After a year of meeting and listening to local residents and practitioners, Dept of Small Interventions is pursuing arts-based and history-inspired development projects in Newburgh, NY. The goal is to contribute to the revitalization efforts by promoting the city's assets while building its capacity, collaborations, tourism and inclusiveness.
Photo Credit: Found Postcard
The Newburgh Free Library, serving about 60,000 people is sited in one of the lowest income census districts New York State. The City of Newburgh was until recently the “Detroit of the Hudson Valley” an appellation perhaps unwarranted but was out there. However, over the past three years the City of Newburgh has undergone a renaissance as New Yorkers have discovered the abundant historic architecture, lots of un- or underutilized industrial buildings, access to the Hudson Valley recreational areas and more.
This has positioned the Library in a unique role to respond to this neighborhood change and bring the community closer together while also addressing other longstanding issues. The library seeks:
o To reconnect with the people in our service area that have left the city and are reluctant to return.
o To serve a population that needs access to education and reading opportunities.
o To convey to the (new and existing) residents the new resources that a library has and can provide.
In collaboration with Pratt Institute's Design Corp, we seek to address the service challenges of the library through communication design and audience development and engagement workshop(s). The will ultimately inform a larger goal of a spatial redesign project for the Library's interiors.
Photo Credit: Barak Pliskin of PANYC
Building shells, weathered by years of neglect and water damage, have become hazardous, an eye sore, a safety concern, a municipal burden, and depress property values. With each year that building shells stay on the market, the hope for contributing to the tax base diminishes. And with each passing year, the damage makes the rehabilitation more unlikely. In a city like Newburgh that has close to 10% of its building stock vacant, how does a city disrupt this downward spiral cycle?
Since taking office, Governor Cuomo has replaced the State's top-down, "one-size fits all" approach to economic development with one that is regionally-based, bottom-up, and performance-driven. As a result, there may more reliance on private investments to rebuild distressed properties/ thwart zombie homes. (NYS has c. 20 Land Banks. Read the 2017 report.) What other strategies has the State taken or could take to further advance the repurposing of these vacant buildings? Meanwhile, The City of Newburgh Vacant Property Revitalization Program, last updated in 2014, outlines different strategies to identify and repurpose vacancies. Since then, what has been the general progress and outcomes? What issues still persists or new constraints that stall redevelopment? What has been the role of ordinary citizens and neighborhood associations in furthering this program?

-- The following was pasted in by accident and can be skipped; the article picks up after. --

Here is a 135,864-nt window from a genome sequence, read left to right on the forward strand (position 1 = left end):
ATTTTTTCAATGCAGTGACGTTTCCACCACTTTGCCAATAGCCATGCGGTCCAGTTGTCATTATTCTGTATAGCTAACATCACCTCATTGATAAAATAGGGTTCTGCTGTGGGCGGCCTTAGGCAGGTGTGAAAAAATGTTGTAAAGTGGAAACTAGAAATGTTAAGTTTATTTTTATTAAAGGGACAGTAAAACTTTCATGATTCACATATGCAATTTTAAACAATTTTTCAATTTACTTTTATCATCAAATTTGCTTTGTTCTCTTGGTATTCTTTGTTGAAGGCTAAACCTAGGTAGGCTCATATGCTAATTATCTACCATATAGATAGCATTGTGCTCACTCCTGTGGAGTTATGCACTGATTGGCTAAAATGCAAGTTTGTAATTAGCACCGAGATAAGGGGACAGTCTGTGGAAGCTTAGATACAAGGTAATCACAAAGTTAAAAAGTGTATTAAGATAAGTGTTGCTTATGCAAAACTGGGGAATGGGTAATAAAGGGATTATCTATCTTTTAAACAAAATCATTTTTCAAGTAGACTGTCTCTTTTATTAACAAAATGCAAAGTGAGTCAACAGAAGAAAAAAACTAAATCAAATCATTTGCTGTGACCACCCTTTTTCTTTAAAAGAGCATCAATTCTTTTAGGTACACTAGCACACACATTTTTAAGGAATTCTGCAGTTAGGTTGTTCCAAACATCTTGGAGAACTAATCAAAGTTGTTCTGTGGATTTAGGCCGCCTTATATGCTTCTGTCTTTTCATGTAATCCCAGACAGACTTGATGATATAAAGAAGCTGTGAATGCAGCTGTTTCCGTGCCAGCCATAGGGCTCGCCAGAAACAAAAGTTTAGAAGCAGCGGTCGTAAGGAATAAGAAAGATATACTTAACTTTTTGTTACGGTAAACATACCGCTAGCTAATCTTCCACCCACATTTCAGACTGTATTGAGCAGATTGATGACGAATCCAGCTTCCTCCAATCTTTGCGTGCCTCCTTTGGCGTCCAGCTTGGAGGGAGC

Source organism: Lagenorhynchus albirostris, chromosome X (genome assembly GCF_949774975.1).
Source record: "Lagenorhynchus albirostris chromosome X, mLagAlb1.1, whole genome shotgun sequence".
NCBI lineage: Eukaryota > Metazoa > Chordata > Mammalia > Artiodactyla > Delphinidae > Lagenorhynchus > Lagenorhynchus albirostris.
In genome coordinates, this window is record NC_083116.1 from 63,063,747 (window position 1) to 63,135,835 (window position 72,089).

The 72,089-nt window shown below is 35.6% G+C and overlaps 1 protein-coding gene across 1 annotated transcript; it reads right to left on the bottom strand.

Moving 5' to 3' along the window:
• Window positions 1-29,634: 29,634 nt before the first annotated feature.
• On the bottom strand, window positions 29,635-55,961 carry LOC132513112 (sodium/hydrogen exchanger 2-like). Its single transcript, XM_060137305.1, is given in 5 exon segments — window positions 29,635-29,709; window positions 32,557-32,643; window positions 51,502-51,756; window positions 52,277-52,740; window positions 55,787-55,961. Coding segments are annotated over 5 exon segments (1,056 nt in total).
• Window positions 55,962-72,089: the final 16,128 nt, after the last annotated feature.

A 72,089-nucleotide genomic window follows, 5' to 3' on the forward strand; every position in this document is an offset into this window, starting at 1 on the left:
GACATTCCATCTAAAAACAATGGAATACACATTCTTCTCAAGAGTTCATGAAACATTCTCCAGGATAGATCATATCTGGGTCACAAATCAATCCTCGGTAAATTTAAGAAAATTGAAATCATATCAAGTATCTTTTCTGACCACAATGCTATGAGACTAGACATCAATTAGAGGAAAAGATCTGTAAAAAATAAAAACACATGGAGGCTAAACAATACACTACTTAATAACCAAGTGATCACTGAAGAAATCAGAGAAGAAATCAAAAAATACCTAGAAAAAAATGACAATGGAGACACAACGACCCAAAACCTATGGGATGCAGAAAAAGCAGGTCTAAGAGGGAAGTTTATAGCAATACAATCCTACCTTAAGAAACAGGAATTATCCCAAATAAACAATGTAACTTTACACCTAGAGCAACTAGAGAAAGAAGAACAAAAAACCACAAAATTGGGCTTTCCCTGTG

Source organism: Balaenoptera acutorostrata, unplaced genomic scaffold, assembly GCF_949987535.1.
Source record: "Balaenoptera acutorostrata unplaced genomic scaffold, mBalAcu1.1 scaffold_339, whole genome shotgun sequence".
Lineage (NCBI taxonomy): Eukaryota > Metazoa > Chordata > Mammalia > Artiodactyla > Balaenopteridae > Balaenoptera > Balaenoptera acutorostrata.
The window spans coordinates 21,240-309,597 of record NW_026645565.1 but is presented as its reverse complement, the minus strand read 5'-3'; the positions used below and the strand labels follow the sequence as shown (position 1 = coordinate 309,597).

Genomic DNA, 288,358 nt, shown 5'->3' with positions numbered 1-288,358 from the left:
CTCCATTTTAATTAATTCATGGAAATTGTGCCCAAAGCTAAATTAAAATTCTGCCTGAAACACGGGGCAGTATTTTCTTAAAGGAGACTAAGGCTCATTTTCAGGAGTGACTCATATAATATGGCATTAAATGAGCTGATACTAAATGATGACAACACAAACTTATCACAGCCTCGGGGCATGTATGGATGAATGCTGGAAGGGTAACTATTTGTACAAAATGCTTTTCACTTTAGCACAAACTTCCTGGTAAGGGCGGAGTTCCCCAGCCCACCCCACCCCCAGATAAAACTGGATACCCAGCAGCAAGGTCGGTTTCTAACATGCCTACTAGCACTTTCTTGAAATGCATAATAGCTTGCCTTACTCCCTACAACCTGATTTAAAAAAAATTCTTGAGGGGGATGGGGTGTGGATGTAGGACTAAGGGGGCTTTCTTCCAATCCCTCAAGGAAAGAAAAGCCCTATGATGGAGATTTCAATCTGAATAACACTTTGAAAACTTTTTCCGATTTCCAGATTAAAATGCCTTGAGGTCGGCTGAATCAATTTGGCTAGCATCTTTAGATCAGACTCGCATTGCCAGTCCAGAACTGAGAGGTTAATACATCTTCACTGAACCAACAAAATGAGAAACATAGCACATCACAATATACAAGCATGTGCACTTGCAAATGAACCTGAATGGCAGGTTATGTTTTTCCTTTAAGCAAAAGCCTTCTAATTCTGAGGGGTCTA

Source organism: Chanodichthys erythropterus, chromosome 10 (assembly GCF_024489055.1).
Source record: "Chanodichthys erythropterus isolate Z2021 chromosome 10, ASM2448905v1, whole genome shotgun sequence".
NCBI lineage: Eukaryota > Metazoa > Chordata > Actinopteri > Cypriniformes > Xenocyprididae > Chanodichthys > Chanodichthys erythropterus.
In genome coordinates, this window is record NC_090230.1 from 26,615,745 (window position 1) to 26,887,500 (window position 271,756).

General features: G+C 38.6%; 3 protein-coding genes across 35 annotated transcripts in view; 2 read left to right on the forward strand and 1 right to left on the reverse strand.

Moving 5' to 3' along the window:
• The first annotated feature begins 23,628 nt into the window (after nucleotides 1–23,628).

Photo: Stephen Zacks
More coming soon.
Located in the green East End District, The Fullerton Mansion Center for Culture and History revives the William S Fullerton mansion’s grandeur by hosting cultural programs, promoting historical discourse, and offering its facilities for public events in Newburgh.
In joining the Board for The Fullerton Center, Naomi seeks to open the historic venue to more outside organizations and individuals interested in hosting a public or private event in the impeccably restored Victorian mansion. With a generous sliding scale fee, The Fullerton Center offers four distinct indoor spaces: the library, the music room, the dining room, and the sun room, and the large lawn for outdoor events for your event.
To be considered, submit this questionnaire at https://goo.gl/forms/P3SNhdws5bTOXIVf1
Photo Credit: Michael Green
In identifying a missing committee in the American Planning Association NY Metro Chapter's structure, the Arts & Culture Committee was founded to amplify the value of arts and culture in the planning field to achieve economic, social, environmental, and quality of life goals. The committee's main work has been to organize events and network opportunities but also provide education, strategy, and guidance for incorporating arts and culture into policy and development initiatives in the New York area.
Events organized include: Annual conferences such as CreateNYC featuring DCA Commissioner Finkelpearl and Chicago's Cultural Chief Julie Burros and Implementing Digital Technologies in the Public Realm featuring Civic Hall Labs, Civic Design Data Lab at MIT, Participatory Budgeting Project and NAVA PBC
Tete-a-Tete series focused on planner and artists working together. Examples are Freshkills Park, Project for Public Spaces, LES BID's 100 Gates; NYC DOT Mural projects.
Field Trips and Walking tours like Los Sures Walking Tour & Film Screening and Constellation at Bannerman Island.